Meaningful conversations that challenge your viewpoints and deepen your relationships are treasures. At the School of Life, you can take a class in how to have better conversations. Journalist Otje van der Lelij was intrigued. In this blog you can read a preview, the whole article can be found in Issue 14.
“The thing I wrestle with most myself is how to have a conversation about a difficult subject. I often keep quiet because I don’t like being negative, but my displeasure seeps through the cracks. “What’s wrong,” my boyfriend will ask. “Nothing,” I will answer, “just leave me alone for a bit.” I hate it when others do that, but I do it myself. Or I flip to the other extreme and get very angry.
According to Karsten, I’m not the only one. When you ignore the elephant in the room, everyone gets uptight. It’s better to acknowledge the elephant; it may lead to a heated conversation, but at least contact will be established. Philosopher Martin Buber (1878-1965) said something quite perceptive about having difficult conversations: “It takes a lifetime to learn how to be able to hold your own ground, to go out to the others, to be open to them without losing your ground. And to hold your ground without shutting others out.”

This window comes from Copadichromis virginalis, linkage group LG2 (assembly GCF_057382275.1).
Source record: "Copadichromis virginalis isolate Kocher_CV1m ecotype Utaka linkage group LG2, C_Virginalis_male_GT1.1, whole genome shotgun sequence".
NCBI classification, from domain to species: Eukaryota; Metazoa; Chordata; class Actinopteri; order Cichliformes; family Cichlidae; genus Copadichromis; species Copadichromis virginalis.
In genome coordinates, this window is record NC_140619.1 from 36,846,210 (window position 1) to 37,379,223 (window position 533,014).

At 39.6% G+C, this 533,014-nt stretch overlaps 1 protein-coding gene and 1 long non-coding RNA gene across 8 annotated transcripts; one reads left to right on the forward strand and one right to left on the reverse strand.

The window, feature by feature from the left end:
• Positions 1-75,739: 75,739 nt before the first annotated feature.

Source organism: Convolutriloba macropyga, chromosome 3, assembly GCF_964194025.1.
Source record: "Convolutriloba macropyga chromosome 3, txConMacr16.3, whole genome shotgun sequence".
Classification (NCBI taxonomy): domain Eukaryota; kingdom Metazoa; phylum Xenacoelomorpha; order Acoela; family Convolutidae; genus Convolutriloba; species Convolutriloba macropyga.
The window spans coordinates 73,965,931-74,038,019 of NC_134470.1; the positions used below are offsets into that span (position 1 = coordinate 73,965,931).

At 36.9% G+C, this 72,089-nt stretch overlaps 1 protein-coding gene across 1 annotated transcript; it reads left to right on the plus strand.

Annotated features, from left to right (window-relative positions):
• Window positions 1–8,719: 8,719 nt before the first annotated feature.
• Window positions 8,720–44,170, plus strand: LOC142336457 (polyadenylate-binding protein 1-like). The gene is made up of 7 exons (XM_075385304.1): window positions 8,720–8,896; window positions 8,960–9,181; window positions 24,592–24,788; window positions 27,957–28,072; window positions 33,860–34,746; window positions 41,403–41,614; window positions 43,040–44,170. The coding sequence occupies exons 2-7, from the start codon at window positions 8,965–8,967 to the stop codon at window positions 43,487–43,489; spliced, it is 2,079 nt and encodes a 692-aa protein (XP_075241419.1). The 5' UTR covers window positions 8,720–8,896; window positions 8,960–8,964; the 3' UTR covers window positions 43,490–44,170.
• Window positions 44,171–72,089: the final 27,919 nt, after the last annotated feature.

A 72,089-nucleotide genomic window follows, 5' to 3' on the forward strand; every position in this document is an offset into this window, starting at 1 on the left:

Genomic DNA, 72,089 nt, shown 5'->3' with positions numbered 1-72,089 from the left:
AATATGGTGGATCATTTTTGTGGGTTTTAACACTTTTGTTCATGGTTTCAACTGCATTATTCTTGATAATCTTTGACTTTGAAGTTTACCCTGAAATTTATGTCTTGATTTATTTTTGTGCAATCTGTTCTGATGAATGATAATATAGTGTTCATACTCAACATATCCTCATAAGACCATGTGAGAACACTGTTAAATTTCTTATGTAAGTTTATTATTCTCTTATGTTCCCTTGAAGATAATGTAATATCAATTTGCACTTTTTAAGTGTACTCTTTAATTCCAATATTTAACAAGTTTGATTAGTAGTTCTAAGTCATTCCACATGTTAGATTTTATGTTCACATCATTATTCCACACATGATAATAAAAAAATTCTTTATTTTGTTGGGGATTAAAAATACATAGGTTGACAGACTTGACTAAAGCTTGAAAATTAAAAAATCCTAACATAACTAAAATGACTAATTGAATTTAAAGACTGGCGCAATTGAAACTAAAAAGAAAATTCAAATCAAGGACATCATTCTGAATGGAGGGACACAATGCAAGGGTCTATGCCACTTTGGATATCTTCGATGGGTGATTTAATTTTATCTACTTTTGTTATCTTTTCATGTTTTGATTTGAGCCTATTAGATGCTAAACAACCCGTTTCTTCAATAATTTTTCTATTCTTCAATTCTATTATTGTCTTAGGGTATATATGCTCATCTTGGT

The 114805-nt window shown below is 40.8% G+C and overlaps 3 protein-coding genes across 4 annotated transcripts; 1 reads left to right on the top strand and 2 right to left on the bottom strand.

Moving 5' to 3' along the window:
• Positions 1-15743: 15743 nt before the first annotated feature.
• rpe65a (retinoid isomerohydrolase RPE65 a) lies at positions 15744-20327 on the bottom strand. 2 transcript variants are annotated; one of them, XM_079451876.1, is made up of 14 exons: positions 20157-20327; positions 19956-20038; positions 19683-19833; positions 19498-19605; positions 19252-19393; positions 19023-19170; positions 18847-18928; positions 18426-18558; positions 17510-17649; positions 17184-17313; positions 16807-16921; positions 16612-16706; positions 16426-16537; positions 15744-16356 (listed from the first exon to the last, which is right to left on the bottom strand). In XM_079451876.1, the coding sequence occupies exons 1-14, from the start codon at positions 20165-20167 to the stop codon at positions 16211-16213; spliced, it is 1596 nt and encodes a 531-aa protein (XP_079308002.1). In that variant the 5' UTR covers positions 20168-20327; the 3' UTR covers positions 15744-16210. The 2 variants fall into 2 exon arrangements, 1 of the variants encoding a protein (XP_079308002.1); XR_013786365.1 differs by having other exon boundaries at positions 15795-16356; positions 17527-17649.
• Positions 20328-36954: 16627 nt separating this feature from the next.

Karsten thinks this is spot on, and I have to agree. “It is very difficult to hold your own ground in conflicts, and to also be open to what the other says. We often don’t listen properly because we are scared of being hurt, or sometimes we allow ourselves to be engulfed by the other. So in a conflict you should continually wonder how to hold your own ground and still be open to the other.” Interesting. I will keep this in mind next time thunderclouds gather over my relationship.”
Text: Otje van der Lelij Photography: Bonnita Postma